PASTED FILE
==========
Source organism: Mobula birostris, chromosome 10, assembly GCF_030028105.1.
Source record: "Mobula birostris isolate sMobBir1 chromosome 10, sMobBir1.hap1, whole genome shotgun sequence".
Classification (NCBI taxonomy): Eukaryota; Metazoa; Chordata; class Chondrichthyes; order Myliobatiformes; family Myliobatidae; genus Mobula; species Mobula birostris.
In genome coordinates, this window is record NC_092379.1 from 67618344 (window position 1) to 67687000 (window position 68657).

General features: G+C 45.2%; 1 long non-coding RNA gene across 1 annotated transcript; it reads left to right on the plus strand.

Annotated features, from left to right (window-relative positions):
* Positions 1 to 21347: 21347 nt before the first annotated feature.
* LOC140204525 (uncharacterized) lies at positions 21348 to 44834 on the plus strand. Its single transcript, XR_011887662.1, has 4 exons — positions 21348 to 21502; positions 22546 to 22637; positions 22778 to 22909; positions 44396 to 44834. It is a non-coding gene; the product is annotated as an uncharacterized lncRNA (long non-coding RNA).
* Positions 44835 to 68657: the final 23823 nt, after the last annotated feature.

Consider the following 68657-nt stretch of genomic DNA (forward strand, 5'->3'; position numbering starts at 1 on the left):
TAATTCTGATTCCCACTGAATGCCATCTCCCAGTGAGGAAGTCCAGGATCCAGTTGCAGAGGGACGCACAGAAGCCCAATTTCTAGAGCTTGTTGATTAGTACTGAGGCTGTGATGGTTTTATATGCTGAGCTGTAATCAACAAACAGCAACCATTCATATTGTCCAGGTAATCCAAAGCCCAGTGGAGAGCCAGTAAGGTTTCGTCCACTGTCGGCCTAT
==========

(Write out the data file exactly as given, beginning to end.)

Source organism: Mobula birostris, chromosome 10, assembly GCF_030028105.1.
Source record: "Mobula birostris isolate sMobBir1 chromosome 10, sMobBir1.hap1, whole genome shotgun sequence".
Classification (NCBI taxonomy): Eukaryota; Metazoa; Chordata; class Chondrichthyes; order Myliobatiformes; family Myliobatidae; genus Mobula; species Mobula birostris.
In genome coordinates, this window is record NC_092379.1 from 67618344 (window position 1) to 67687000 (window position 68657).

General features: G+C 45.2%; 1 long non-coding RNA gene across 1 annotated transcript; it reads left to right on the plus strand.

Annotated features, from left to right (window-relative positions):
* Positions 1 to 21347: 21347 nt before the first annotated feature.
* LOC140204525 (uncharacterized) lies at positions 21348 to 44834 on the plus strand. Its single transcript, XR_011887662.1, has 4 exons — positions 21348 to 21502; positions 22546 to 22637; positions 22778 to 22909; positions 44396 to 44834. It is a non-coding gene; the product is annotated as an uncharacterized lncRNA (long non-coding RNA).
* Positions 44835 to 68657: the final 23823 nt, after the last annotated feature.

Consider the following 68657-nt stretch of genomic DNA (forward strand, 5'->3'; position numbering starts at 1 on the left):
TAATTCTGATTCCCACTGAATGCCATCTCCCAGTGAGGAAGTCCAGGATCCAGTTGCAGAGGGACGCACAGAAGCCCAATTTCTAGAGCTTGTTGATTAGTACTGAGGCTGTGATGGTTTTATATGCTGAGCTGTAATCAACAAACAGCAACCATTCATATTGTCCAGGTAATCCAAAGCCCAGTGGAGAGCCAGTAAGGTTTCGTCCACTGTCGGCCTAT